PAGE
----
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Acta Biochim Biophys Sin (Shanghai). 2011 Jul;43(7):501-10. doi: 10.1093/abbs/gmr041. Epub 2011 Jun 2.

mTOR and the differentiation of mesenchymal stem cells.

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Key Laboratory of Molecular Cardiovascular Science, Ministry of Education, Department of Physiology and Pathophysiology, Health Science Center, Peking University, Beijing, China.


The mammalian target of rapamycin (mTOR), an evolutionarily conserved serine-threonine protein kinase, belongs to the phosphoinositide 3-kinase (PI3K)-related kinase family, which contains a lipid kinase-like domain within their C-terminal region. Recent studies have revealed that mTOR as a critical intracellular molecule can sense the extracellular energy status and regulate the cell growth and proliferation in a variety of cells and tissues. This review summarizes our current understanding about the effects of mTOR on cell differentiation and tissue development, with an emphasis on the lineage determination of mesenchymal stem cells. mTOR can promote adipogenesis in white adipocytes, brown adipocytes, and muscle satellite cells, while rapamycin inhibits the adipogenic function of mTOR. mTOR signaling may function to affect osteoblast proliferation and differentiation, however, rapamycin has been reported to either inhibit or promote osteogenesis. Although the precise mechanism remains unclear, mTOR is indispensable for myogenesis. Depending on the cell type, rapamycin has been reported to inhibit, promote, or have no effect on myogenesis.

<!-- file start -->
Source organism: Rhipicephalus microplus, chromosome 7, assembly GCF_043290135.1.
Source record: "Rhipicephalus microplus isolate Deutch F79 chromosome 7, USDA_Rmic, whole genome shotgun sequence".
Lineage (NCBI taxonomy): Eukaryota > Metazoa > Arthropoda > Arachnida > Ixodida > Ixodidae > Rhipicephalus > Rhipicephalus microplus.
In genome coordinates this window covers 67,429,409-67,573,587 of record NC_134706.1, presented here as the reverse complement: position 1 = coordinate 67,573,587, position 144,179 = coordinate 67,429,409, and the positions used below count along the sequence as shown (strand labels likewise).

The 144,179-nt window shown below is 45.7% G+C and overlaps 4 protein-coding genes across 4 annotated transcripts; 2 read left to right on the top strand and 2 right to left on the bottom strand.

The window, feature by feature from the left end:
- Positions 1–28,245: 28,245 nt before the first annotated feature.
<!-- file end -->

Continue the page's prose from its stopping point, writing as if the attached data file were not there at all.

[Indexed for MEDLINE]

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